Yellen Talks Digital Taxes With U.K., Germany Finance Chiefs
Janet Yellen, U.S. treasury secretary, speaks during a meeting in Atlanta. (Photographer: Elijah Nouvelage/Bloomberg)

Yellen Talks Digital Taxes With U.K., Germany Finance Chiefs

U.S. Treasury Secretary Janet Yellen on Wednesday talked with her U.K. and German counterparts about resolving mushrooming disputes over the taxation of internet giants such as Facebook Inc., highlighting the issue as a priority in her initial bilateral calls.

Yellen and U.K. Chancellor of the Exchequer Rishi Sunak “discussed the need to find multilateral solutions to many of the issues facing the global economy, including addressing the tax challenges of efficiently and equitably taxing the income of multinational firms,” according to a U.S. Treasury statement on Wednesday.

The U.K. Treasury, in its statement, said the pair discussed seeking a “global solution on tax challenges created by digitalization of the economy.”

Yellen during a call with German Finance Minister Olaf Scholz said the U.S. would actively participate in discussions to “forge a timely international accord” on taxation, according to a separate U.S. Treasury statement. The pair also discussed the importance of the U.S.-German and transatlantic partnerships, and agreed to cooperate on issues including ending the pandemic, economic recovery, income inequality and climate change, according to the statement.

Earlier this month, before President Joe Biden took office, the U.S. added Austria, Spain, and the U.K. to the string of countries it says are discriminating against American companies through their decisions to tax local revenue of big online firms such as Facebook, but stopped short of announcing retaliatory tariffs. The office of the U.S. Trade Representative had previously issued similar findings against India, Italy and Turkey.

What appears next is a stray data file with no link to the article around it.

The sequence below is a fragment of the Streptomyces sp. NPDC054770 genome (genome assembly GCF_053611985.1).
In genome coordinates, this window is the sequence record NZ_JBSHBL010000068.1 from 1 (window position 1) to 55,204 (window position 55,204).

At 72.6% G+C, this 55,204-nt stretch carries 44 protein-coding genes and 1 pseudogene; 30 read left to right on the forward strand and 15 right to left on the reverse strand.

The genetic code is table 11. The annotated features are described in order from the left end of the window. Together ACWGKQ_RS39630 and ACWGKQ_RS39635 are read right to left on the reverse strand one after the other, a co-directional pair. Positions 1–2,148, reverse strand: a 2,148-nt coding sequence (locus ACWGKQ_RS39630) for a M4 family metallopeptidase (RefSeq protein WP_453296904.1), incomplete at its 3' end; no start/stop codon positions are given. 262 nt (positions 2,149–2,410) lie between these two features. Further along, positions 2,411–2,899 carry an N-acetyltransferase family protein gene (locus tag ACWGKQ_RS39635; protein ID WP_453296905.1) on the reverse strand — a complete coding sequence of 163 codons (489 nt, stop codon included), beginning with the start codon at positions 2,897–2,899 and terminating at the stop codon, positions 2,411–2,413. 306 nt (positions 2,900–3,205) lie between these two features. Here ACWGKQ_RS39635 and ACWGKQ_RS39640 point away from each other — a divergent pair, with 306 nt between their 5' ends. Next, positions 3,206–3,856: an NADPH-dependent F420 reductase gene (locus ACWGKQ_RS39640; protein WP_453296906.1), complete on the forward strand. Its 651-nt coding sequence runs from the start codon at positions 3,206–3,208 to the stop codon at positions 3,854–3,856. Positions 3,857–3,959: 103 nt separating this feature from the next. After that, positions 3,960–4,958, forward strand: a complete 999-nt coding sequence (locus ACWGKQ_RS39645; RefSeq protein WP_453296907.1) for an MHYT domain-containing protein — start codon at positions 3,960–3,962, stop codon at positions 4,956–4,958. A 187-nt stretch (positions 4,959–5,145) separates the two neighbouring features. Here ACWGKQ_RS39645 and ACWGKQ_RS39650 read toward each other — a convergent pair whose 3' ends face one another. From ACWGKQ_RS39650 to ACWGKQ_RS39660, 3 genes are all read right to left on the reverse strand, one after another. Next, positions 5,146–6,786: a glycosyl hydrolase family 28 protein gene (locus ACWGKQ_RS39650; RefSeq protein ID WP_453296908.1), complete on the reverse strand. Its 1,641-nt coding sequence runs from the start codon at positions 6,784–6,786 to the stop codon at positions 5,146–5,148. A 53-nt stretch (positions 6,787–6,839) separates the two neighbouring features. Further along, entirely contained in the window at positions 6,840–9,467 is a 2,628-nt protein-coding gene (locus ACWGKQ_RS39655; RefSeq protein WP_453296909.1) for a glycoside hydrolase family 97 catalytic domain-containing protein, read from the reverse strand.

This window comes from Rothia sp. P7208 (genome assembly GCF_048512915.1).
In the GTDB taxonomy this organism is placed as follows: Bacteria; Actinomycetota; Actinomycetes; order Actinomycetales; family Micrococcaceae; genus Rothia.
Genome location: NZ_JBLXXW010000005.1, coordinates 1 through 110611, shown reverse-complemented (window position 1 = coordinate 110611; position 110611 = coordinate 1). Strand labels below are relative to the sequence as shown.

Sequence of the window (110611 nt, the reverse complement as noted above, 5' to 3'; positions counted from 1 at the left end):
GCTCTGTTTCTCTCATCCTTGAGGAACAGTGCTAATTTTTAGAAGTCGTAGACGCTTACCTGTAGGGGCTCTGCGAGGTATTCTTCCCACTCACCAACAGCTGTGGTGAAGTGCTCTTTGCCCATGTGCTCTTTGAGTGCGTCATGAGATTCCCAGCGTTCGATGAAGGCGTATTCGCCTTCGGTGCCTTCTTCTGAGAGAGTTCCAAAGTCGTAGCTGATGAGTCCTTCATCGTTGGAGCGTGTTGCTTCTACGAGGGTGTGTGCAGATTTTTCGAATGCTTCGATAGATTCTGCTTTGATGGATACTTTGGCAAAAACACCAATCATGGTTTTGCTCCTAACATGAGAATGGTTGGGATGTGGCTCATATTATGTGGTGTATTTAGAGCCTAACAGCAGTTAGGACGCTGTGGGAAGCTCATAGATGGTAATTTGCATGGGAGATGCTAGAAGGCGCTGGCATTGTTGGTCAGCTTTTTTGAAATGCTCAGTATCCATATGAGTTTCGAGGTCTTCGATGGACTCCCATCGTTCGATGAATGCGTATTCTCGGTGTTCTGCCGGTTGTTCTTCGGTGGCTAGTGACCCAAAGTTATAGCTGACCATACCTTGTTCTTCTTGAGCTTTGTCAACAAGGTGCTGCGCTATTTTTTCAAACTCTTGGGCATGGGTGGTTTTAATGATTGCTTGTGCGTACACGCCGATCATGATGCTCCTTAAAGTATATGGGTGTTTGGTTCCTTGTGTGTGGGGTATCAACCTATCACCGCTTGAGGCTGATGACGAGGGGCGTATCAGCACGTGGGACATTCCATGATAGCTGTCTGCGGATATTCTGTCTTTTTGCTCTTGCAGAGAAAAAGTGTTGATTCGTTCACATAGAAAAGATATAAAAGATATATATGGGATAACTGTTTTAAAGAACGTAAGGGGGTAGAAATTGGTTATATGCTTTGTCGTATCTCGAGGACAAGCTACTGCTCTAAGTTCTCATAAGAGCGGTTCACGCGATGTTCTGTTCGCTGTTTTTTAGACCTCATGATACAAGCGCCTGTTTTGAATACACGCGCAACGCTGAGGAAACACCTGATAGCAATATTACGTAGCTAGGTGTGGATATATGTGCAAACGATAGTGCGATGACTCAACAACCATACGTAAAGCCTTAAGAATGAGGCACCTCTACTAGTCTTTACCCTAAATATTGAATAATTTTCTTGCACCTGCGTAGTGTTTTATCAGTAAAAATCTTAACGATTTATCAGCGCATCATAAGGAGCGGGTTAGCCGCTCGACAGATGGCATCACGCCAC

Brokering Deal

Wednesday’s statements suggest that the international community could move closer to reaching an agreement about who can tax Facebook and other technology giants including Amazon.com Inc. and Alphabet Inc.’s Google.

The Organization for Economic Cooperation and Development is trying to broker an agreement by midyear among nearly 140 countries on a global overhaul to address concerns about how international tech giants are taxed. Pascal Saint-Amans, director of the OECD’s Center for Tax Policy and Administration, said Tuesday he believes that Yellen brings a more “constructive approach” to reach a deal this year than the Trump administration did.

Yellen told the Senate Finance Committee prior to her confirmation that she would “immediately and vigorously” engage with the international tax negotiations at the OECD. She also said that retaliatory tariffs impose costs on American households -- a sign she would be less willing than the Trump administration to recommend import taxes as a tool.

The OECD has proposed a global minimum tax rate of about 13% -- a move that could require the U.S. to change the 10.5% rate that American companies are currently required to pay on their foreign profits. Yellen’s predecessor, Steven Mnuchin, withdrew from the OECD talks last summer over disagreement about such a global minimum tax.

Yellen, however, told the Senate panel that a global minimum tax would make the U.S. more competitive -- because many countries currently don’t assess any levies on the offshore profits of companies based within their borders.

“Such a global minimum tax could stop the destructive global race to the bottom on corporate taxation and help discourage harmful profit-shifting,” Yellen said in a written response to questions from the senators. “Today, most other headquarters’ jurisdictions impose no tax on the foreign earnings of their domestically headquartered multinationals.”

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